For our final post to end the year and look forward to 2019, let’s turn to the marketing component that is perhaps undergoing the most significant transition: Public Relations. PR was once universally recognized as the bread and butter for communications activities, the core element of any marketing program. That’s no longer the case, as publications that a generation ago would readily cover almost any technology pitch have seen their print ads shrink. As a result, they have drastically cut back on reporters and news coverage as they scramble to define their business models in the digital age.
As a result, public relations firms are having to work harder to create their own opportunities to get coverage for their clients. Instead of a reporter writing on a topic, editors now ask for submitted bylines that they can print – which makes perfect sense, since that’s free content that agencies are providing on behalf of their clients.
Public relations, as a practice, is in need of a significant overhaul. Media relations is not simply a subset of PR, which must focus on a much broader range of channels to reach prospects and customers. This means that influencer marketing, paid content, submitted bylines, content syndicators, specialty websites, and even trade associations must now be part of the outreach mix. It’s not enough to rely purely on earned coverage – practitioners must look for new, creative ways to get their messages out to core audiences.
Some of this is self-preservation. As the economy slows, PR is the first marketing practice to take the hit.
Here is what see as the most important public relations trends for 2019:
Influencer Marketing is on the Rise. Identifying, engaging, and recruiting influencers who have their own followers will be the biggest change for 2019. Understanding which ones have the most valuable followers will be a challenge requiring more sophisticated social measurement tools. Learning how to pitch influencers will mean a steep learning curve, as many influencers try to figure out their value in the market and on the social media channels where they thrive.
Public Relations Must Drive Better Content. Instead of drafters of press releases for clients, PR agencies must evolve into content providers that know how to produce rich, graphical content that can attract attention. Visual assets – which require a creative team in addition to media relations experts – will be essential to delivering content that can be quickly posted for key audiences to see.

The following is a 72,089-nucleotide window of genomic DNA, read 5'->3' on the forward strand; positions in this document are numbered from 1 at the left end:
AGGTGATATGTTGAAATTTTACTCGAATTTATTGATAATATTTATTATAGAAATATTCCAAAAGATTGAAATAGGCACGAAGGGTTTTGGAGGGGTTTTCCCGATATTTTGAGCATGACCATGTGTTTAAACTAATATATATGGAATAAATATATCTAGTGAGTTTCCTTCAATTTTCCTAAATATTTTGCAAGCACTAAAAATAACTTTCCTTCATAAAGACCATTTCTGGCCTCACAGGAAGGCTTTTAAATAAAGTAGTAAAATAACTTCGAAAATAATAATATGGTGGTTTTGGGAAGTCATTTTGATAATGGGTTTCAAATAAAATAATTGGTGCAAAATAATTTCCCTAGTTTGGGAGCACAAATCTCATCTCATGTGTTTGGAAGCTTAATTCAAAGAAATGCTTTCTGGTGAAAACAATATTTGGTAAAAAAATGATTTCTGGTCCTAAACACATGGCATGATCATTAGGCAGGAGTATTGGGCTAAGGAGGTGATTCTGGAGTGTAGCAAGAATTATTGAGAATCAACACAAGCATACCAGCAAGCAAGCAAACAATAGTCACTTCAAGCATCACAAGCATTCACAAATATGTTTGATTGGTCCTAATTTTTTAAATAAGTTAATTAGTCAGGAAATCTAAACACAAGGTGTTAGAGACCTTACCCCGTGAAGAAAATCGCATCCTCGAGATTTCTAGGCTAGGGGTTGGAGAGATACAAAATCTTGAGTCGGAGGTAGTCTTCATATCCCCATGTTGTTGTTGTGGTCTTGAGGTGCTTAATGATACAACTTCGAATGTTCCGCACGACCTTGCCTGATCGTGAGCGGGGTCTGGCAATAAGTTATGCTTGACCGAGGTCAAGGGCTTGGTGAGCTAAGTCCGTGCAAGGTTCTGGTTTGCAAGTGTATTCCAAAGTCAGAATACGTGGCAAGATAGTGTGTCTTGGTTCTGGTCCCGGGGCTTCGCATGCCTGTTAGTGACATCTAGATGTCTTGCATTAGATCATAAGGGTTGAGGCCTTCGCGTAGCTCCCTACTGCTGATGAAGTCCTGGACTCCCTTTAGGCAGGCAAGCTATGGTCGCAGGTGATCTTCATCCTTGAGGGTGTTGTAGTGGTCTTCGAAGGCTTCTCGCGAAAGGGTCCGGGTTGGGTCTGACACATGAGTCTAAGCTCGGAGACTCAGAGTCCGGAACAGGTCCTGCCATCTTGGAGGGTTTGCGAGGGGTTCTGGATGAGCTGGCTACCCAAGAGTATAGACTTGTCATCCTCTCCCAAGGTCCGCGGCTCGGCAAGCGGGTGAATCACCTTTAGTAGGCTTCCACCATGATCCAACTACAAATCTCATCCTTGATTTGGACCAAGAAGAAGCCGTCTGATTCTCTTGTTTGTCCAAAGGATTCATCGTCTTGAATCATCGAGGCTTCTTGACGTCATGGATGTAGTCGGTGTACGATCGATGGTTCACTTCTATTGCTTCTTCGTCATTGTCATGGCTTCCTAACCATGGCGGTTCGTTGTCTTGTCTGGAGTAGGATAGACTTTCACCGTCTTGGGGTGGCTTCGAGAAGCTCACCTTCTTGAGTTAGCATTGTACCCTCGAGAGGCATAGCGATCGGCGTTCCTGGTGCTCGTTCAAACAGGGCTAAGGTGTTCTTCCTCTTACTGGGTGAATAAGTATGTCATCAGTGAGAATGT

Building Relationships. Press releases will still serve a purpose – sometimes a legal requirement and other times as a shorthand tool for reporters. But more important for PR agencies is the ability to build relationships with target audiences across multiple channels. Social media will play a part, but so will communications to targets through a regular cadence of outreach that includes emails, eNewsletters, blog posts, and other content formats.
Blurring the Line. The once-thick-but-now-fine line between public relations and marketing will continue to blur. Long-form client-generated content is getting more popular for several reasons. First, you control every word and don’t have to worry about lousy quotes, misinformation, or competitors being included higher up in the article. Second, publishers are desperately trying to find new revenue streams, so they will continue to push paid native advertising as a way to reach customers and generate more cash. And third, customers would rather hear from experts within companies than reporters who most likely are not as technically proficient.
It’s All About the Metrics. The impact and value of earned media have traditionally been difficult to measure. Agencies must go beyond the typical share of voice, reach and ad value equivalency metrics to include more useful tools that connect the audience with actions. One start-up described in a recent Wall Street Journal article has created a service to measure readership information of articles that specifically mention brands. Look for more analytics tools from Google and other platforms that can connect more of the communications software stacks together for a better look at how prospects are reacting to PR campaigns.
These are all pretty big changes in how we approach the public relations programs we deliver for our clients. Making the shift won’t be easy, but it’s essential to drive results.